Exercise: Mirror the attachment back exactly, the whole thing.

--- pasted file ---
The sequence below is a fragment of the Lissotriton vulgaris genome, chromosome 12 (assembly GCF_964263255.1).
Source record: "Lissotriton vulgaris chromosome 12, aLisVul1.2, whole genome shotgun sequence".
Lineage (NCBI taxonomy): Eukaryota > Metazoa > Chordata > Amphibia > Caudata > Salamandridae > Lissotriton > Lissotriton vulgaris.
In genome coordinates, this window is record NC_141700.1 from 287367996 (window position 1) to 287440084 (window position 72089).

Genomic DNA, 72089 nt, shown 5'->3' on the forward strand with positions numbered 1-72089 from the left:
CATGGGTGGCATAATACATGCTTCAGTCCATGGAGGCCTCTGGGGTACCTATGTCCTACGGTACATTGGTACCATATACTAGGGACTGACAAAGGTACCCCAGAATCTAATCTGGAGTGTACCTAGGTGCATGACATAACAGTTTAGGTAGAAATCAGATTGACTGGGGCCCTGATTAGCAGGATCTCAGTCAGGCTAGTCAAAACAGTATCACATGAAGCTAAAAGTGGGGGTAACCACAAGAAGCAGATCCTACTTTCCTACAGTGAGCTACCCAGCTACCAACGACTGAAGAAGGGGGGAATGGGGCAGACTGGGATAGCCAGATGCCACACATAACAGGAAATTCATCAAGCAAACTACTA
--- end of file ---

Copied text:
The sequence below is a fragment of the Lissotriton vulgaris genome, chromosome 12 (assembly GCF_964263255.1).
Source record: "Lissotriton vulgaris chromosome 12, aLisVul1.2, whole genome shotgun sequence".
Lineage (NCBI taxonomy): Eukaryota > Metazoa > Chordata > Amphibia > Caudata > Salamandridae > Lissotriton > Lissotriton vulgaris.
In genome coordinates, this window is record NC_141700.1 from 287367996 (window position 1) to 287440084 (window position 72089).

Genomic DNA, 72089 nt, shown 5'->3' on the forward strand with positions numbered 1-72089 from the left:
CATGGGTGGCATAATACATGCTTCAGTCCATGGAGGCCTCTGGGGTACCTATGTCCTACGGTACATTGGTACCATATACTAGGGACTGACAAAGGTACCCCAGAATCTAATCTGGAGTGTACCTAGGTGCATGACATAACAGTTTAGGTAGAAATCAGATTGACTGGGGCCCTGATTAGCAGGATCTCAGTCAGGCTAGTCAAAACAGTATCACATGAAGCTAAAAGTGGGGGTAACCACAAGAAGCAGATCCTACTTTCCTACAGTGAGCTACCCAGCTACCAACGACTGAAGAAGGGGGGAATGGGGCAGACTGGGATAGCCAGATGCCACACATAACAGGAAATTCATCAAGCAAACTACTA